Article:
Does Truth Balance Grace?

For the law was given through Moses; grace and truth came through Jesus Christ.  (John 1:17)

This verse from John is a watershed verse because in a few simple words, it delineates the Old Covenant from the New; Jesus from Moses. In a very clear way, it summarizes the majority of redemptive history by reminding us that there is a difference between Moses and Jesus and the two were never intended to be mixed together.

Unfortunately, mixing them together is what many of us like to do. Grace scares us so we read this verse as though truth is meant to balance out grace. And of course by “truth,” we mean some sort of law. It can be something we pull over from Moses or some rule or principle we find in the New Testament or in our religious culture. Either way, we read this as though grace needs balanced out by some sort of truth as if grace and truth were two opposing forces doing battle with one another because grace needs tempered by truth. It’s interesting that we never view it the other way around, where grace balances out truth. Our default is always a balancing out of grace with truth.

But this verse is a both-and, not an either-or. Jesus is grace AND truth. John wasn’t issuing an ultimatum here, nor was he reminding us to temper grace with some version of truth as though grace is opposed to truth and truth to grace. Grace is not opposed to truth and truth is not in conflict with grace. John wasn’t offering us a set of balancing scales to make sure we’re balancing grace with appropriate amounts of truth. He’s not telling us to keep grace in check with truth. He’s not saying truth trumps grace. He’s talking about the supremacy of the New Covenant over the Old. The Supremacy of Jesus over Moses. Jesus is the embodiment of both truth (John 14:6) and grace (Titus 2:11-12) in their fullness (John 1:14). He’s not grace tempered by truth, but he’s the very fullness of both. This is the gospel – grace and truth in their fullness are finally and fully revealed in Jesus, our substitute and redeemer.

We can throw away the balance scales and enjoy this free gift we’ve been given because “…from his fullness we have all received, grace upon grace. “(John 1:16).

-Mike


Photo Credit:
Pau Casals

Giving Sin a Workout

I spent years in a setting where behavior modification equaled maturity in the faith. Where an outward appearance of good behavior and conformity to the rules and standards imposed on me meant I was sinning less and was applauded as progress in the right direction. But woe unto me if I slipped and messed up. At those times, the solution was never grace, it was more law. A reinforcement and reminder of the rules and laws I was expected to follow. In short, the outside of the cup looked pretty good but on the inside, I was dying a slow death. That’s what law-driven sin management does. When the focus of our faith becomes an obsession with policing sin, our natural inclination is to think imposing laws and rules is the solution. But is it? In 1 Corinthians 15 Paul made this short but powerful observation:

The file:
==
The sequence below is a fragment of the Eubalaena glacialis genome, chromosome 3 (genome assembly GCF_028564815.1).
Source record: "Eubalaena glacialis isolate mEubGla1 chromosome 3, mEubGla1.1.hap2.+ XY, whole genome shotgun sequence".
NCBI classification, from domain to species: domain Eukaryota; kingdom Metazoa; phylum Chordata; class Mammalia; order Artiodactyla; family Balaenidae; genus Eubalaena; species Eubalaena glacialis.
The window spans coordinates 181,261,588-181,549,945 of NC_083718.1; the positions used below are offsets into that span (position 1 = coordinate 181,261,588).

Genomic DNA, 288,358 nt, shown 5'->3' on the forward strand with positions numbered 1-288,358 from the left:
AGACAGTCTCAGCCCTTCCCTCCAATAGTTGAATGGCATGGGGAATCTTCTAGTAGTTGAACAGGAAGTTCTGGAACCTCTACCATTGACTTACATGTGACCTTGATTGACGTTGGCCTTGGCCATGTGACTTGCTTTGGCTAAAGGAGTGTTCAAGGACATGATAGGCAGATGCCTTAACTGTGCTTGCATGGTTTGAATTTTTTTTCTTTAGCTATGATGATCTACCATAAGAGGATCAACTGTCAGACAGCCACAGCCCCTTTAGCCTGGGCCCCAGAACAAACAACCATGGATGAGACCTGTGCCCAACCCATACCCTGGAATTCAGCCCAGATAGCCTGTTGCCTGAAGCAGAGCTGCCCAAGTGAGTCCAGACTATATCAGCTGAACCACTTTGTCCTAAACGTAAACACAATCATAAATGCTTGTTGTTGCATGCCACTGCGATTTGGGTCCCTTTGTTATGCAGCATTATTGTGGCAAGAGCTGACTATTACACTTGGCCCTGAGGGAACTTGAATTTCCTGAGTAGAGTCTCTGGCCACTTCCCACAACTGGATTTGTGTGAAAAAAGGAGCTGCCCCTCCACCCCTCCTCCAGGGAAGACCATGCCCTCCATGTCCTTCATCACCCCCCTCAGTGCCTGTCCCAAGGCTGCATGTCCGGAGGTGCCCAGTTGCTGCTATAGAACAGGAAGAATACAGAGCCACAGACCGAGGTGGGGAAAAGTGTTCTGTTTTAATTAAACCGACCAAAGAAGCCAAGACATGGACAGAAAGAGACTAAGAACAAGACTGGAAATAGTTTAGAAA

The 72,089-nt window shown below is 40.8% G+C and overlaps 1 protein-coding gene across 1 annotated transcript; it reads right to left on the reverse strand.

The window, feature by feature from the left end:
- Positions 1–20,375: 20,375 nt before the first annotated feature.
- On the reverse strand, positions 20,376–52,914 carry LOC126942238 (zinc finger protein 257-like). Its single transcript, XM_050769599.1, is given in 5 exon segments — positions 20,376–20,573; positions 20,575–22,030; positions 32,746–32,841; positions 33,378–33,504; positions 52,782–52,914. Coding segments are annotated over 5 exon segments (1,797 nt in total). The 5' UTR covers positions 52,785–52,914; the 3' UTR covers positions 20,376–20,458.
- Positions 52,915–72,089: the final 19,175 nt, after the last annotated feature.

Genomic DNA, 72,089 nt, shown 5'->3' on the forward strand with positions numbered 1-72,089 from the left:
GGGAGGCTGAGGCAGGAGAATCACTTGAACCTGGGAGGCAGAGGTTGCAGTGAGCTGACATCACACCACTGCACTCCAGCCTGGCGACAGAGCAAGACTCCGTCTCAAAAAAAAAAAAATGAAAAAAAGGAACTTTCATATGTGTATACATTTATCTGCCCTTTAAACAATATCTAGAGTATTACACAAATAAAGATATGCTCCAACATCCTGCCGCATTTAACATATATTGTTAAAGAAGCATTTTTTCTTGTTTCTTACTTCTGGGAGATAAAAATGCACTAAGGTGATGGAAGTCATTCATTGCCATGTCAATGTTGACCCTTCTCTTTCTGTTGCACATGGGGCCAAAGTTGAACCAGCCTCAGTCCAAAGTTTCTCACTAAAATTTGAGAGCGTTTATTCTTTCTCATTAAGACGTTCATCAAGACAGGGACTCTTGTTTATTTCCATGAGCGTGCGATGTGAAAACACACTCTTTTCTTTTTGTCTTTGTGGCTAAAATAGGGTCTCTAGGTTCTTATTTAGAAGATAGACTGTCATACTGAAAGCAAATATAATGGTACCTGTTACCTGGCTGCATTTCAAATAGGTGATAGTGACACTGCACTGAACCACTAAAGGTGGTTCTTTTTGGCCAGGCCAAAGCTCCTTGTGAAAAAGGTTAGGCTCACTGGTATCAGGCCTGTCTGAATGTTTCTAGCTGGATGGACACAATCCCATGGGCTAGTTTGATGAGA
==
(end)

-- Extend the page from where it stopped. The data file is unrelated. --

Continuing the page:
“…the power of sin is the law.” 1 Corinthians 15:56

Think about it. If the law – any law – is what gives sin its power, then piling on rules and law to curb or avoid sin actually has the opposite affect. It empowers sin and gives sin more muscle. Wasn’t this Old Covenant Israel’s problem all along? They agreed to the terms of the Old Covenant – a covenant of law-keeping and works righteousness – and yet God “found fault with the people.” (Heb. 8:8). Why? Because they couldn’t live up to the terms of the covenant. They couldn’t do it. No one is made righteous by keeping laws or rules. No one. Law-based rule-keeping leads to one of two things: a self-righteous attitude in thinking I’m somehow pulling it off (i.e. the Pharisees), or an eventual crash and burn because living under that kind of pressure is exhausting and makes you give up.

Do you remember Paul’s conversation with the Roman believers in chapters five and six of Romans? It’s there he said:

“Now the law came in to increase the trespass, but where sin increased, grace abounded all the more, so that, as sin reigned in death, grace also might reign through righteousness leading to eternal life through Jesus Christ our Lord.” (Romans 5:20-21)

Don’t miss this: introducing law as a means to control sin or modify behavior has the opposite effect. It increases sin. How? In the context of Romans 5, the “trespass” refers to Adam’s law-breaking in the garden. Adam was given one command in the garden – don’t eat of that tree – and he broke it. He transgressed it. He sinned and Paul calls that sin of Adam’s a “trespass” in Romans 5. But here’s the rub: when God’s law is Continue reading “Giving Sin a Workout”

Not Under Law

 

I was perusing the web a couple of days ago when I came across a sight that boasted this statement: